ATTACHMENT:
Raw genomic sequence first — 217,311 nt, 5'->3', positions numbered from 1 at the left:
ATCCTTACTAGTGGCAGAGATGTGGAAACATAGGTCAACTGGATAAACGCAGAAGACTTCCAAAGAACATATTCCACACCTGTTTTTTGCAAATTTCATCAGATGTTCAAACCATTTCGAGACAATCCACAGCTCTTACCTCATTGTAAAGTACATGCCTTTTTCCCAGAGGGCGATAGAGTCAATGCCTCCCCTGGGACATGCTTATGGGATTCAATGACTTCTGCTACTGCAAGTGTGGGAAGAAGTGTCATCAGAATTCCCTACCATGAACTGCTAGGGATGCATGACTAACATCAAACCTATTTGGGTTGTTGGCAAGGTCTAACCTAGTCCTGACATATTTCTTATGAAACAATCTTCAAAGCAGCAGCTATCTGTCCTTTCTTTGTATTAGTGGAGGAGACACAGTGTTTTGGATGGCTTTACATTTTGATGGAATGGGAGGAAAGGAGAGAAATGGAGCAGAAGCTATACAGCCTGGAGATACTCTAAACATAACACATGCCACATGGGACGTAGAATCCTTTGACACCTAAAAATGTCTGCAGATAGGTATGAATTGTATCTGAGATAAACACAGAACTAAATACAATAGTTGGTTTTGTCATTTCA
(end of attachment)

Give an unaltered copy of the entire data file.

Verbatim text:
Raw genomic sequence first — 217,311 nt, 5'->3', positions numbered from 1 at the left:
ATCCTTACTAGTGGCAGAGATGTGGAAACATAGGTCAACTGGATAAACGCAGAAGACTTCCAAAGAACATATTCCACACCTGTTTTTTGCAAATTTCATCAGATGTTCAAACCATTTCGAGACAATCCACAGCTCTTACCTCATTGTAAAGTACATGCCTTTTTCCCAGAGGGCGATAGAGTCAATGCCTCCCCTGGGACATGCTTATGGGATTCAATGACTTCTGCTACTGCAAGTGTGGGAAGAAGTGTCATCAGAATTCCCTACCATGAACTGCTAGGGATGCATGACTAACATCAAACCTATTTGGGTTGTTGGCAAGGTCTAACCTAGTCCTGACATATTTCTTATGAAACAATCTTCAAAGCAGCAGCTATCTGTCCTTTCTTTGTATTAGTGGAGGAGACACAGTGTTTTGGATGGCTTTACATTTTGATGGAATGGGAGGAAAGGAGAGAAATGGAGCAGAAGCTATACAGCCTGGAGATACTCTAAACATAACACATGCCACATGGGACGTAGAATCCTTTGACACCTAAAAATGTCTGCAGATAGGTATGAATTGTATCTGAGATAAACACAGAACTAAATACAATAGTTGGTTTTGTCATTTCA